State Representative Todd Stephens attended a meeting tonight held by the Pennsylvania Department of Health at the Upper Dublin High School.
Though not directly within our service area, this news is of concern to many in the region since it revolves around the safety of the water that was used for drinking, household, and other purposes by people living in the areas near the former Willow Grove Naval Air Station and other nearby military facilities.
The Pennsylvania Department of Health reviewed the results of the pilot blood testing study of perfluoroalkyl and polyfluoroalkyl substances (PFAS). This is the study that is being done to determine the potential level of concern for residents in the Horsham, Warminster, and Warrington areas.
You can view the parts of the meeting that Representative Stephens broadcast live earlier tonight through Facebook:
“The purpose of the pilot study, funded by the federal government, was to evaluate the steps in the PFAS Exposure Assessment Technical Tools (PEATT) Pilot Project and provide feedback to Agency for Toxic Substances and Disease Registry (ATSDR),” according to a statement from the Pennsylvania Department of Health. “In addition, the results will help determine the prevalence of perfluoroalkyl and polyfluoroalkyl substances (PFAS) in residents living in communities exposed to these toxic substances in their drinking water.”
“Over the course of the past year, the department has conducted blood level testing for members of randomly chosen households in the Warrington, Warminster and Horsham areas,” the statement continued. “These individuals have agreed to the testing and visited a clinic to have a blood sample drawn.”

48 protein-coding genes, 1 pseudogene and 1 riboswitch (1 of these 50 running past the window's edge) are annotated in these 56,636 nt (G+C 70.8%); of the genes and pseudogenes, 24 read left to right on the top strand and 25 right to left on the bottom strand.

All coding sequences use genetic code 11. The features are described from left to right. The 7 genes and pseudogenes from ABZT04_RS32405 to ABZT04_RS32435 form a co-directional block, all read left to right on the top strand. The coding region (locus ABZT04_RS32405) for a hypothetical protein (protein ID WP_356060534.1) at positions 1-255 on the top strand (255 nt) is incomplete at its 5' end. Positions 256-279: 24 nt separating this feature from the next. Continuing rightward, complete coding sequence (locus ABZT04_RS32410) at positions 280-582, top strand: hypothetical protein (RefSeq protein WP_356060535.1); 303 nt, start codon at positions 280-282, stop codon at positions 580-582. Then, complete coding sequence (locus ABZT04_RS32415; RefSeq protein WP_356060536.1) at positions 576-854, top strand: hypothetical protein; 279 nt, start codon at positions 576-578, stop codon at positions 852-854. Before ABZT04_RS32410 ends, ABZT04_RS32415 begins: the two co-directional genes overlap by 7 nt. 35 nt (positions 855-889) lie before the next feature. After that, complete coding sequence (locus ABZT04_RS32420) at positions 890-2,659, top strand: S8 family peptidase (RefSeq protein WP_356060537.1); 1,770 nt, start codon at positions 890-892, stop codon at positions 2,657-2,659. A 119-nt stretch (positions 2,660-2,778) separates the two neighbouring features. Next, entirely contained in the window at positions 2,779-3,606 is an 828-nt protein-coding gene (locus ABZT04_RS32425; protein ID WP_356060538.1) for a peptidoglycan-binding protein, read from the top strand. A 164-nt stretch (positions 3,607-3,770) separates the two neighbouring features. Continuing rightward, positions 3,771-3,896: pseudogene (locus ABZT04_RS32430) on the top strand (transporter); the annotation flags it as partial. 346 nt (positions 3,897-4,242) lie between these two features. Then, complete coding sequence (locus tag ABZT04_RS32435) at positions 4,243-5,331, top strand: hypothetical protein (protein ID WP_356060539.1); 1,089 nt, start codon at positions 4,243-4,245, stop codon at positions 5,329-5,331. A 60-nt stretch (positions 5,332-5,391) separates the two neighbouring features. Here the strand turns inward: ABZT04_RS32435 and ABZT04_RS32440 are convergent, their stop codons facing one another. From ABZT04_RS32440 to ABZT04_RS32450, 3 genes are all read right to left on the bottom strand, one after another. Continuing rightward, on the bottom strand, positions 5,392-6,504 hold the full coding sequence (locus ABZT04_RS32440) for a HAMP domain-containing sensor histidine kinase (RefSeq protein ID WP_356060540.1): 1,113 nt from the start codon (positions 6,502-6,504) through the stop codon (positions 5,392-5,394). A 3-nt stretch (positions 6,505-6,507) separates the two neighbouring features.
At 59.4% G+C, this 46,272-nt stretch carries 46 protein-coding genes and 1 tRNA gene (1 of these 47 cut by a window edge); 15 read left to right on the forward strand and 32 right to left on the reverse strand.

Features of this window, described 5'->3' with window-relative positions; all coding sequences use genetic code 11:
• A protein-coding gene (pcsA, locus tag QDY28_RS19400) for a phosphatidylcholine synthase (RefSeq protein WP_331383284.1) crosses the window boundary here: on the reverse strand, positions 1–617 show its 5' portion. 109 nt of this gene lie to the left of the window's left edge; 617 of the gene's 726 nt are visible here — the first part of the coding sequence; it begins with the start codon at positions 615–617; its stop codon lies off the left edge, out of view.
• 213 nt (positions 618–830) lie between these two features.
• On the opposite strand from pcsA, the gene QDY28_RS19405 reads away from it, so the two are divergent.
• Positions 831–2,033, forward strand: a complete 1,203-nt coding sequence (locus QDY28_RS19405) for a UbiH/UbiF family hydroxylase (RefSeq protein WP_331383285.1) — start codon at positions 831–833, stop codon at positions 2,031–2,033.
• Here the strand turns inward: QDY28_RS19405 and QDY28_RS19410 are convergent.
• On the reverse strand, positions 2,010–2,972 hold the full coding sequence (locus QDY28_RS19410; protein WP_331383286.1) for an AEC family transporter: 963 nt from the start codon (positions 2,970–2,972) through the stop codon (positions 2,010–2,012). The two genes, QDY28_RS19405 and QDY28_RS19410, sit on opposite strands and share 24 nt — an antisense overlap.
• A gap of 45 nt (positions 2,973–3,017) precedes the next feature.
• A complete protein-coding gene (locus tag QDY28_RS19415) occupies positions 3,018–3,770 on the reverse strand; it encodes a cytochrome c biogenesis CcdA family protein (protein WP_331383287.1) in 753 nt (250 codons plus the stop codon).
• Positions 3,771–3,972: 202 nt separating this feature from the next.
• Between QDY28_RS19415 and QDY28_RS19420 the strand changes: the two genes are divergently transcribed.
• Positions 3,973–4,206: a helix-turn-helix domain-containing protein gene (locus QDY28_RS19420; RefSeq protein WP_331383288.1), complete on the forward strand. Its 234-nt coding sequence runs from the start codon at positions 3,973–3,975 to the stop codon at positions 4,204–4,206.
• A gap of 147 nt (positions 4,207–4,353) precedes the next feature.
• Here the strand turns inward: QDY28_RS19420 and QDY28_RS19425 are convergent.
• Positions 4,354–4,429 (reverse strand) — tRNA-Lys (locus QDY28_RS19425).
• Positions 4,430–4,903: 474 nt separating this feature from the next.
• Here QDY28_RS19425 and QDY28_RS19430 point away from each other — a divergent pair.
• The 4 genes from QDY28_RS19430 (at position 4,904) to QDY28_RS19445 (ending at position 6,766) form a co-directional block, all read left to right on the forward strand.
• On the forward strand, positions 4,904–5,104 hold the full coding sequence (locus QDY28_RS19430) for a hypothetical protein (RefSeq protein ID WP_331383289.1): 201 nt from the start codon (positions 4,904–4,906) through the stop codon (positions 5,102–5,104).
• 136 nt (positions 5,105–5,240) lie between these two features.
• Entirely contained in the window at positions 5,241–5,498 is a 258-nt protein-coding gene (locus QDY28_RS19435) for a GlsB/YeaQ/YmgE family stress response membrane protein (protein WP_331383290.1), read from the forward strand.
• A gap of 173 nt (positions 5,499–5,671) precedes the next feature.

“PFAS substances were commonly used in applications that include surface coating of paper and cardboard packaging products, carpets, non-stick pans, and textiles, as well as firefighting foams,” according to the statement from the Pennsylvania Department of Health. “These substances have been detected in air, water, and soil in and around production/ manufacturing facilities, and airports and military bases that used firefighting foams. Companies began phasing out the production and use of several PFAS substances in the early 2000s, and two of the most well studied—perfluorooctanoic acid (PFOA) and perfluorooctane sulfonate (PFOS)—are no longer manufactured or imported into the United States.”
The video is provided courtesy of State Representative Todd Stephens, 2018.